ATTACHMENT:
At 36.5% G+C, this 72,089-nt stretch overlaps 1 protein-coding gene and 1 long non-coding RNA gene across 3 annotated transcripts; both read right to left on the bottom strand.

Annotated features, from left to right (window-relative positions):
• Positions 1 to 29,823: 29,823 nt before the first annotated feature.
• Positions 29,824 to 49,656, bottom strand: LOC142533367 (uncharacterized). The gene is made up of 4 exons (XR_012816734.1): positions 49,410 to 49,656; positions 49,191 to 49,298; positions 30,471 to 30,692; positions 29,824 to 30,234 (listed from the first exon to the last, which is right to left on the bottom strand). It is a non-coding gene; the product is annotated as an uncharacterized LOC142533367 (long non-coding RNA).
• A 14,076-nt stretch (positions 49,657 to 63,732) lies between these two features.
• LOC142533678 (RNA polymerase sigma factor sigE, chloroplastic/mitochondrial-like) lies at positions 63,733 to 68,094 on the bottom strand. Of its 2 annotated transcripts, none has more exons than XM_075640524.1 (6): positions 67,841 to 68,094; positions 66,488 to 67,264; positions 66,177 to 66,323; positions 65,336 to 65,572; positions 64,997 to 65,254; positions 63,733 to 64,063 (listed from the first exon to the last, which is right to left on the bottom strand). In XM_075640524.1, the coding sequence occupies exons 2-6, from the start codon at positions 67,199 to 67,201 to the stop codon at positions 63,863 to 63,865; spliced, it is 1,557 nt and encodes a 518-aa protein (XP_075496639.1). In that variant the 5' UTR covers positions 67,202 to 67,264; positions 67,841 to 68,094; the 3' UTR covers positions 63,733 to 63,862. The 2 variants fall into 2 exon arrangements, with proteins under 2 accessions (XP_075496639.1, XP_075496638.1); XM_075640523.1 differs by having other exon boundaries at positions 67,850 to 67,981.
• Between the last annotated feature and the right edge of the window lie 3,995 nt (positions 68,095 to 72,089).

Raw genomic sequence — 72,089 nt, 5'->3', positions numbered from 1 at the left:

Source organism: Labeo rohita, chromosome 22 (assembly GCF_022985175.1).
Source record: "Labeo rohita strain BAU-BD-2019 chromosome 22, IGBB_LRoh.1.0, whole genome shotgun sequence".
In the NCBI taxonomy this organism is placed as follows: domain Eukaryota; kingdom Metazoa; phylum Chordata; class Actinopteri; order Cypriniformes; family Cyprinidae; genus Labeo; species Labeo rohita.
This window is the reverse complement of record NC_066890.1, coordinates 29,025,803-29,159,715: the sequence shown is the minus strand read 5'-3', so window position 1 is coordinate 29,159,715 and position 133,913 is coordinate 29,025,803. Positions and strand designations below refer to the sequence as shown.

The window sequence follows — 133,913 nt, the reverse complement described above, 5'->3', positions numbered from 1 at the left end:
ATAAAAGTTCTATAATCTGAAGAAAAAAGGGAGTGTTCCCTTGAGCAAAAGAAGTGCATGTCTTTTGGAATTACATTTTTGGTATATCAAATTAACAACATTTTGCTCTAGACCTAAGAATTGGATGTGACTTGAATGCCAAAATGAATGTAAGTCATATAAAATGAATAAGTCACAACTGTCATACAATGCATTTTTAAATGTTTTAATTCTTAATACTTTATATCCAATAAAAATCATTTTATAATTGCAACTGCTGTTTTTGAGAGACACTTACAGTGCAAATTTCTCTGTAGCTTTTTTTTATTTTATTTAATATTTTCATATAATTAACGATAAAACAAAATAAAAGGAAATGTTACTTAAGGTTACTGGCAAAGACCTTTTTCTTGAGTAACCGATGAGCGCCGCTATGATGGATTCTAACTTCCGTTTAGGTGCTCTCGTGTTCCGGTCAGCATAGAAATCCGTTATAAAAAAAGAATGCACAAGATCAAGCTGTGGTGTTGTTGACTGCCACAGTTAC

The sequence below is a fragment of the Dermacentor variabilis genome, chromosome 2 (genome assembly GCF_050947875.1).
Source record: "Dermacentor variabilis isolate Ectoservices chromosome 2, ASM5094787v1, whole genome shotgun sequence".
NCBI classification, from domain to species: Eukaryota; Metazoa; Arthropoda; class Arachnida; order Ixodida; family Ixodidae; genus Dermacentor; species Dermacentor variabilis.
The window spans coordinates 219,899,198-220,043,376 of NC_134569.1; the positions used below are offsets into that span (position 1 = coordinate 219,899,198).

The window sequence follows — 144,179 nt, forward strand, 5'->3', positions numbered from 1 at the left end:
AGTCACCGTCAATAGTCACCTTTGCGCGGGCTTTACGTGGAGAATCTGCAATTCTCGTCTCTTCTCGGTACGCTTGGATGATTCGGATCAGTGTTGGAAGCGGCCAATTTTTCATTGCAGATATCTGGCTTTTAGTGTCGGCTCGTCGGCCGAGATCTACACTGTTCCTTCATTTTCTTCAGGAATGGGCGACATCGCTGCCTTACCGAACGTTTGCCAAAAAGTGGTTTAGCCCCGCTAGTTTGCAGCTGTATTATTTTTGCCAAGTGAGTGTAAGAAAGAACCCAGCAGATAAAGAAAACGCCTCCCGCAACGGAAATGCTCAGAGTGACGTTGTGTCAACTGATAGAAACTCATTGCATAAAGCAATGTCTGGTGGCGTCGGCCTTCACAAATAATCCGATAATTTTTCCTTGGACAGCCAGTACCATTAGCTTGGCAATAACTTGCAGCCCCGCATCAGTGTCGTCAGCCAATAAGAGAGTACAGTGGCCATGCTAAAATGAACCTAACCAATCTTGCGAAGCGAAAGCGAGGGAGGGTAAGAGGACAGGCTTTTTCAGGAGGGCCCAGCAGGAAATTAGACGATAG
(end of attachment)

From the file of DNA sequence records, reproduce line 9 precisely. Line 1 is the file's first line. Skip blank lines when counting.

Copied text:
Source organism: Labeo rohita, chromosome 22 (assembly GCF_022985175.1).